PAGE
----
- The Washington Times - Sunday, October 29, 2017

The House intelligence committee is poised to gain substantial ground this week in its probe of federal investigators’ use of an intelligence dossier on President Trump that was developed through a private firm’s political opposition research.

An agreement struck this weekend with the company behind the dossier, Fusion GPS, will allow the committee access to bank records that could show how much money was spent on the research.

Meanwhile, the FBI is set this week to respond to the committee’s inquiries about how the bureau relied on information in the dossier as part of its own probe of Russian interference in the 2016 presidential election. The committee has sought to learn more about the bureau’s relationship with Christopher Steele, the British former spy who was paid by Fusion GPS to compile the dossier on Mr. Trump, and whether the dossier was used as the basis for any Foreign Intelligence Surveillance Act applications.

The dossier has played a major role in the Russian meddling saga that has gripped Washington all year as questions about who paid for it sparked partisan battles.

The Democratic National Committee, Hillary Clinton’s presidential campaign and the conservative website The Washington Free Beacon all confirmed last week that they paid Fusion GPS to conduct research on Mr. Trump during the 2016 presidential campaign. The parties came forward publicly as it became evident that their identities eventually would be disclosed as a result of the House committee’s subpoena for the bank records.

The Washington Free Beacon admitted Friday that it initially had hired Fusion GPS during the election cycle to dig up dirt on several Republican candidates, including Mr. Trump. But The Free Beacon’s editor in chief and chairman distanced the website from the compilation of the dossier, saying none of the work Fusion GPS produced for the website included the unsubstantiated and salacious accusations about Mr. Trump and his associates’ connections to Russian officials in the 35-page Steele dossier.

The Free Beacon reportedly hired Fusion GPS in October 2015 but stopped paying the firm in May 2016 after it became clear Mr. Trump would win the Republican nomination.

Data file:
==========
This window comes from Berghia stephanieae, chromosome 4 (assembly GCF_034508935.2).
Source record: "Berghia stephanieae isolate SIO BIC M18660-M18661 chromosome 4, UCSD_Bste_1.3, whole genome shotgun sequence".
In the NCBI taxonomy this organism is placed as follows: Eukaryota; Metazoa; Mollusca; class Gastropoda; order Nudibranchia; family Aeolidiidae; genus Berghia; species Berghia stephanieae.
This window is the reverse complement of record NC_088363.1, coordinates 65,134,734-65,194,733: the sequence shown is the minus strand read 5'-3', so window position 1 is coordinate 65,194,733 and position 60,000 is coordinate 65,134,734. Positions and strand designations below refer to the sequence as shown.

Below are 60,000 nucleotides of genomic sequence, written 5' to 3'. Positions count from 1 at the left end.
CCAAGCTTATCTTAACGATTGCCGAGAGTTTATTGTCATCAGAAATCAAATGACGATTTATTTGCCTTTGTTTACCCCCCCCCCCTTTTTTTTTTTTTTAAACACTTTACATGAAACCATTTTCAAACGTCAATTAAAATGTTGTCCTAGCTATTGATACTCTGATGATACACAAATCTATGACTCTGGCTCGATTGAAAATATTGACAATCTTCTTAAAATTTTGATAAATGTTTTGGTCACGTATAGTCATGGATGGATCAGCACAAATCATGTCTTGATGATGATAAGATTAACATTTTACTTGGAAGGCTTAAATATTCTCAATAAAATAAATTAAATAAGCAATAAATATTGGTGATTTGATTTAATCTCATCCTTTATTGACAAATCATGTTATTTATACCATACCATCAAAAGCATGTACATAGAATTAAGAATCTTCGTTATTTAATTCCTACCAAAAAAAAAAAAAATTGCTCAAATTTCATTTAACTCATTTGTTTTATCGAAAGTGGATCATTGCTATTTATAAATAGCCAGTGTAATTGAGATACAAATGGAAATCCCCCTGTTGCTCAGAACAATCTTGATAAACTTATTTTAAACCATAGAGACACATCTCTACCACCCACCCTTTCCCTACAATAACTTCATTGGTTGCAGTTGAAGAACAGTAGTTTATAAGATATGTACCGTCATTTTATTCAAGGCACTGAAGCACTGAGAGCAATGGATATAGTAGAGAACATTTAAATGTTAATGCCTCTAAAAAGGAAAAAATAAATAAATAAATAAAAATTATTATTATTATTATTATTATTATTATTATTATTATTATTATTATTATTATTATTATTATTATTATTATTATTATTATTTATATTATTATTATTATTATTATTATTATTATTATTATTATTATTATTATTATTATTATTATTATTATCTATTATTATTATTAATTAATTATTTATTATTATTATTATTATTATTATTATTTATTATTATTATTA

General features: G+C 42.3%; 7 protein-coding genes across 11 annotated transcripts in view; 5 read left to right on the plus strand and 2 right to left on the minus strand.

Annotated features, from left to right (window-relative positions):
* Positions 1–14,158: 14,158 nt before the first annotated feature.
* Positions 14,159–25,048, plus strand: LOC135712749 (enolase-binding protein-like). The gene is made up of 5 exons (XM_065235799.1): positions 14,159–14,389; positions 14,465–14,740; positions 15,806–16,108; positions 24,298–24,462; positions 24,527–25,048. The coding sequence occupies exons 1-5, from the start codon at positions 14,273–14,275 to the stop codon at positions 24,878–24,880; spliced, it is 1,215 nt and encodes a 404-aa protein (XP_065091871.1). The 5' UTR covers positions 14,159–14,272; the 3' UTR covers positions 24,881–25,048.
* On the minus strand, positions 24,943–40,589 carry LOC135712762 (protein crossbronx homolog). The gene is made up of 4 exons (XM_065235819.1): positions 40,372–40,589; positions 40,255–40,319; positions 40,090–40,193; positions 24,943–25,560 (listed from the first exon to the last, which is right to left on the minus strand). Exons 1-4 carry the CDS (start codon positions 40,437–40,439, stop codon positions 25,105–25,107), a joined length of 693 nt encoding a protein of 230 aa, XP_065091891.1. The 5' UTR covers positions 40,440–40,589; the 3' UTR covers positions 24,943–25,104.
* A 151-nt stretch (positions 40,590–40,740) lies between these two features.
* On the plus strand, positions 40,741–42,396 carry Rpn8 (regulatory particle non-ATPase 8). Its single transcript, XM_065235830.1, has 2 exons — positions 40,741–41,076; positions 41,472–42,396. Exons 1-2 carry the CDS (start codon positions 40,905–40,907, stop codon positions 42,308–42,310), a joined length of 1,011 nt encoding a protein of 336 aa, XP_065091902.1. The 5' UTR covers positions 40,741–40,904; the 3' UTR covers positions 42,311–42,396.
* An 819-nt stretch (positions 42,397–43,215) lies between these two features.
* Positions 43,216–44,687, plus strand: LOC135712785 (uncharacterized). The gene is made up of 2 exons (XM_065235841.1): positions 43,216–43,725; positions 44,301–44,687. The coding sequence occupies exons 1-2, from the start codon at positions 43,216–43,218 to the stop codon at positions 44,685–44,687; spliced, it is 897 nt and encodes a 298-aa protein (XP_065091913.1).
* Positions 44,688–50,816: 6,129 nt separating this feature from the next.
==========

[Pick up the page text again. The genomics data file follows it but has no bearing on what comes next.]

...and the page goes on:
Law firm Perkins Coie came forward last week to confirm that it picked up funding for Fusion’s research into Mr. Trump on behalf of the Clinton campaign and the DNC between April and October 2016. It was during that period that Mr. Steele was brought on.

It’s unclear what new information the House intelligence committee’s subpoena for bank records will produce.

The initial subpoena, to which Fusion objected, sought all the company’s bank records since August 2015. House General Counsel Thomas G. Hungar told a judge that the committee needed access to a wide swath of financial records because it is investigating matters beyond the production of the dossier.

But U.S. District Judge Tanya Chutkan raised concerns about the breadth of the committee’s subpoena, including “its effect on activity and association protected by the First Amendment” and encouraged the House investigators to consider narrowing the scope of their requests.

The agreement the parties reached over the weekend was filed under seal in court, so it’s unclear how the subpoena may have been modified.

Officials representing both parties issued limited statements on the agreement. Jack Langer, a spokesman for intelligence committee Chairman Devin Nunes, said only that the parties reached an agreement on the bank records “that will secure the Committee’s access to the records necessary for its investigation.”

Fusion lawyer Joshua Levy said the company’s legal action “helped the company honor its legal obligations and protect its First Amendment rights,” and the court helped to “strike the balance between Congress’ right to information and our client’s privileges and legal obligations.”

The last subpoena deadline filed publicly in the court case indicated that the bank records needed to be turned over by 9 a.m. Monday. It was unclear whether a different deadline had been set as part of the confidential agreement.

The House intelligence committee also is set to obtain documents this week from the FBI that will shed light on how federal investigators used the information contained in the dossier as part of their investigations into Russian interference.

House Speaker Paul D. Ryan announced Thursday that the FBI had informed the committee it planned to turn over documents this week previously subpoenaed by the committee.

The battle over the records created friction between the Justice Department and congressional investigators, with Mr. Nunes previously threatening to drag the attorney general and the FBI director before Congress to explain why they had not provided the subpoenaed records.

The committee had asked for documents detailing the FBI’s relationship with Mr. Steele, any efforts to collaborate information he provided to the FBI as well as copies of any FISA applications that relied upon information provided by Mr. Steele.

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